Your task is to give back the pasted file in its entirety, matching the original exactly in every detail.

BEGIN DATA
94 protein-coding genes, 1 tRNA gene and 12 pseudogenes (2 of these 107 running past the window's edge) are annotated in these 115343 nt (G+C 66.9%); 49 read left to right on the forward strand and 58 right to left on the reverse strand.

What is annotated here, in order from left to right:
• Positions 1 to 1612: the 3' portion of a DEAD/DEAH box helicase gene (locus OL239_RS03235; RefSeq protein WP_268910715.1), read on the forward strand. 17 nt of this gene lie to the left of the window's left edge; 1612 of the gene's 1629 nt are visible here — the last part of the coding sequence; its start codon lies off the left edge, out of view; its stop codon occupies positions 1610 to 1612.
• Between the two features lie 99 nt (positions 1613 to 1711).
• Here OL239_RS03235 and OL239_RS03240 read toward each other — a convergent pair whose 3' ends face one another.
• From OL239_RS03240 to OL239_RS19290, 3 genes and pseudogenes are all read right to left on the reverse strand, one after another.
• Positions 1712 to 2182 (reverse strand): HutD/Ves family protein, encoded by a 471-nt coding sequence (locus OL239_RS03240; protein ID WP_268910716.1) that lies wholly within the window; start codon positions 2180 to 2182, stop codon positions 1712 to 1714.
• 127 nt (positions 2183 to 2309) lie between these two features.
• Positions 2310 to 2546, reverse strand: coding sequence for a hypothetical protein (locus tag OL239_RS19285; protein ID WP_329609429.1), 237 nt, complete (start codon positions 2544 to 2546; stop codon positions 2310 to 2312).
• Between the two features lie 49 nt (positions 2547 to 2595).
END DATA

94 protein-coding genes, 1 tRNA gene and 12 pseudogenes (2 of these 107 running past the window's edge) are annotated in these 115343 nt (G+C 66.9%); 49 read left to right on the forward strand and 58 right to left on the reverse strand.

What is annotated here, in order from left to right:
• Positions 1 to 1612: the 3' portion of a DEAD/DEAH box helicase gene (locus OL239_RS03235; RefSeq protein WP_268910715.1), read on the forward strand. 17 nt of this gene lie to the left of the window's left edge; 1612 of the gene's 1629 nt are visible here — the last part of the coding sequence; its start codon lies off the left edge, out of view; its stop codon occupies positions 1610 to 1612.
• Between the two features lie 99 nt (positions 1613 to 1711).
• Here OL239_RS03235 and OL239_RS03240 read toward each other — a convergent pair whose 3' ends face one another.
• From OL239_RS03240 to OL239_RS19290, 3 genes and pseudogenes are all read right to left on the reverse strand, one after another.
• Positions 1712 to 2182 (reverse strand): HutD/Ves family protein, encoded by a 471-nt coding sequence (locus OL239_RS03240; protein ID WP_268910716.1) that lies wholly within the window; start codon positions 2180 to 2182, stop codon positions 1712 to 1714.
• 127 nt (positions 2183 to 2309) lie between these two features.
• Positions 2310 to 2546, reverse strand: coding sequence for a hypothetical protein (locus tag OL239_RS19285; protein ID WP_329609429.1), 237 nt, complete (start codon positions 2544 to 2546; stop codon positions 2310 to 2312).
• Between the two features lie 49 nt (positions 2547 to 2595).